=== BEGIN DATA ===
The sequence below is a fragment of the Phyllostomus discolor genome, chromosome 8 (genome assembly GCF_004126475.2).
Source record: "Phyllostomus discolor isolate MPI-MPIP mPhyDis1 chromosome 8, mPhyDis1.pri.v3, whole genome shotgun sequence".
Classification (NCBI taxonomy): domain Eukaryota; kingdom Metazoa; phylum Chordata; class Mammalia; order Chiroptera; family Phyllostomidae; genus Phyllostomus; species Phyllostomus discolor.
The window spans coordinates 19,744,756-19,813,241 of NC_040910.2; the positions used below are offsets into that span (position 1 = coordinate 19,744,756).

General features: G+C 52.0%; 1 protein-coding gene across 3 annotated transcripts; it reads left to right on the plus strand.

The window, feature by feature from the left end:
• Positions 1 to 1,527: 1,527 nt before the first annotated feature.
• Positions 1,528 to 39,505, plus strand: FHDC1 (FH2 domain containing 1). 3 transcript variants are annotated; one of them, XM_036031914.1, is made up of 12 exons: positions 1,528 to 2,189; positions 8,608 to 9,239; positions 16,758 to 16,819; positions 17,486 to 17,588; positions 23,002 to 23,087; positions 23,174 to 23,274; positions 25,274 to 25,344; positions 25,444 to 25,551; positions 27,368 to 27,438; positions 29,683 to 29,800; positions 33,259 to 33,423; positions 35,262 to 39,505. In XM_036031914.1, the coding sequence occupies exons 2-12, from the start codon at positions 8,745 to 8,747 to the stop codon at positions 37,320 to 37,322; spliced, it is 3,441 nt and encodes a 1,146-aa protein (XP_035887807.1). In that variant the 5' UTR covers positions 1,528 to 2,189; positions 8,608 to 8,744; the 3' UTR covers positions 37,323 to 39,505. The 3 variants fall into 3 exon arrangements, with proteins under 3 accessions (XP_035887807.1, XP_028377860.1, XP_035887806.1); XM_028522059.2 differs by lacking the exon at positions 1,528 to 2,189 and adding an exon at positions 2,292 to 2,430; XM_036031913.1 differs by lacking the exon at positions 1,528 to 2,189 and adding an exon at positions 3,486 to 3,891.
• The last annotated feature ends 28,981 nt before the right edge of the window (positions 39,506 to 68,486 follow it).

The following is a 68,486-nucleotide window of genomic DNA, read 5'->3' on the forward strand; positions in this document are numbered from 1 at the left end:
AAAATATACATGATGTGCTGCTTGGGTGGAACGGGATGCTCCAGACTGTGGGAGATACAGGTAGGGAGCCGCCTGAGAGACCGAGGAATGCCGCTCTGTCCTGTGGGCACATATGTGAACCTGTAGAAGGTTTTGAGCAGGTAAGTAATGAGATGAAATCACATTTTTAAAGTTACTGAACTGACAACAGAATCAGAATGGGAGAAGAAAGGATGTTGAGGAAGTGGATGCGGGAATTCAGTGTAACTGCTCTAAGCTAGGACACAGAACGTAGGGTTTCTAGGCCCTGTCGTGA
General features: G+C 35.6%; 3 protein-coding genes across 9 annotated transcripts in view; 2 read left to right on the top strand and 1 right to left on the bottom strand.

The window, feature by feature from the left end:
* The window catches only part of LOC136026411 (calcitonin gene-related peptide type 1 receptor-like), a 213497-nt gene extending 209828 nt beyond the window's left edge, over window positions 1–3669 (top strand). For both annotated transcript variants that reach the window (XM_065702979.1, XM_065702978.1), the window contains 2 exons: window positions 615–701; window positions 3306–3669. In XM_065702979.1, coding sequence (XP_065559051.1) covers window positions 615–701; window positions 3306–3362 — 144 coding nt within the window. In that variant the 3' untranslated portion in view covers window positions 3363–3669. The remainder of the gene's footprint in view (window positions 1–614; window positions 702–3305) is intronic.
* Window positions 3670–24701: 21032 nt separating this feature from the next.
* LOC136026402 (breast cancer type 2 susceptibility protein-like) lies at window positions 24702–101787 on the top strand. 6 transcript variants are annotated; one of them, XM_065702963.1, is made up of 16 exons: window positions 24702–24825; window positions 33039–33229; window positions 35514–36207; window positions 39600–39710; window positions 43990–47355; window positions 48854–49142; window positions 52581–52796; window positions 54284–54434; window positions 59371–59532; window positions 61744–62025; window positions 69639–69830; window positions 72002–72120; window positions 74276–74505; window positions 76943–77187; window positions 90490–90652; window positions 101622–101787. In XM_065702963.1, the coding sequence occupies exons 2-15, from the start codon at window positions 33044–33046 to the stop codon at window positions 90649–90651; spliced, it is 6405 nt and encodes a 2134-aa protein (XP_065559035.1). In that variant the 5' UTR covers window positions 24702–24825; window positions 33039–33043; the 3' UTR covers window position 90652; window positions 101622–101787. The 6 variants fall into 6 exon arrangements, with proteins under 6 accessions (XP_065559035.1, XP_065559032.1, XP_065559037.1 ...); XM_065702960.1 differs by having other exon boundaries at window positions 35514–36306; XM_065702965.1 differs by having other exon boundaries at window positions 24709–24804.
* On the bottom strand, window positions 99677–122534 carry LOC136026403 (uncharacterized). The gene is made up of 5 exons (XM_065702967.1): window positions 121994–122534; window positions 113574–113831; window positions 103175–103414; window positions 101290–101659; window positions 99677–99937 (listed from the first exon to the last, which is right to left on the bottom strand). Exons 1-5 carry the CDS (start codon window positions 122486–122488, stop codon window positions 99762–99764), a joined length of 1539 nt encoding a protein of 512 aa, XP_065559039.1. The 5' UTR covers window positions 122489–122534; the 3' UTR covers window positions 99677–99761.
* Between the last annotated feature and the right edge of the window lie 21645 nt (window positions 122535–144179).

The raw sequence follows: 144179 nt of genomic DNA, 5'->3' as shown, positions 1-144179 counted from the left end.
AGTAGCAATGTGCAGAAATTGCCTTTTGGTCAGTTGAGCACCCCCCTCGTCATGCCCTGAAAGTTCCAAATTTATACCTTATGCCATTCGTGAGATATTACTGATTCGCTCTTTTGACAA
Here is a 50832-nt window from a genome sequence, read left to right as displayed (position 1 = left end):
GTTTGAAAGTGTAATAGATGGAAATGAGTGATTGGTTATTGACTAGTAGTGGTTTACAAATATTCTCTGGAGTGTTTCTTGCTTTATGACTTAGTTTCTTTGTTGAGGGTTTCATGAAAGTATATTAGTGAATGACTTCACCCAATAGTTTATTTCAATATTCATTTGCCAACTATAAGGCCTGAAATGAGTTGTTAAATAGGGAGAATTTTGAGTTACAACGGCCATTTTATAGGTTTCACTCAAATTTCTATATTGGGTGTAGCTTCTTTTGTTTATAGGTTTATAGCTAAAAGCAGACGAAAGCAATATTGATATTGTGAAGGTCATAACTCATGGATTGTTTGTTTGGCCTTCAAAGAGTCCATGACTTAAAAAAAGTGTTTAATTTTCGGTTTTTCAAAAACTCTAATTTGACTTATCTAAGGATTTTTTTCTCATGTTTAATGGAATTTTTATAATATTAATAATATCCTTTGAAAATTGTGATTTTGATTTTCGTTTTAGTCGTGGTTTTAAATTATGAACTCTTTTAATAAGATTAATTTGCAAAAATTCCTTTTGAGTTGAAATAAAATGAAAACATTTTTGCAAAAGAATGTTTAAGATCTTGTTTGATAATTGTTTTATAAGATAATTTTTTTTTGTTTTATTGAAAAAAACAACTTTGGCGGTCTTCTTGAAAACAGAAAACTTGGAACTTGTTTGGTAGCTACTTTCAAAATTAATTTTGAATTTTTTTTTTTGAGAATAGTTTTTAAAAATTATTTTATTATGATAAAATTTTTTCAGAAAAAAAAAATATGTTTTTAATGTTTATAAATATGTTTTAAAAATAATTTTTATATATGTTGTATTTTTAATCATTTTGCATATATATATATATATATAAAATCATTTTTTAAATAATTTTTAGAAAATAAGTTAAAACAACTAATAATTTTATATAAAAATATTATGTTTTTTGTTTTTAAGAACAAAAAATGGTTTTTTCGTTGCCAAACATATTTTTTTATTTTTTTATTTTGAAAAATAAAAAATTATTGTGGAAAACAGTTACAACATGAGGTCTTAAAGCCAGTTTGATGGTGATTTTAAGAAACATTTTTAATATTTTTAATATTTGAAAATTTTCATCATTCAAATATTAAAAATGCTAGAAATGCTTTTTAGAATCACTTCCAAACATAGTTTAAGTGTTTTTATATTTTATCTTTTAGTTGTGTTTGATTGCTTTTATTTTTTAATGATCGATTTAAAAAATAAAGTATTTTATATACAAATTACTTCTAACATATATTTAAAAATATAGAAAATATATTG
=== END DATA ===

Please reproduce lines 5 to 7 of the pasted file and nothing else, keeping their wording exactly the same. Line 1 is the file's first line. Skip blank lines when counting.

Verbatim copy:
General features: G+C 52.0%; 1 protein-coding gene across 3 annotated transcripts; it reads left to right on the plus strand.

The window, feature by feature from the left end:
• Positions 1 to 1,527: 1,527 nt before the first annotated feature.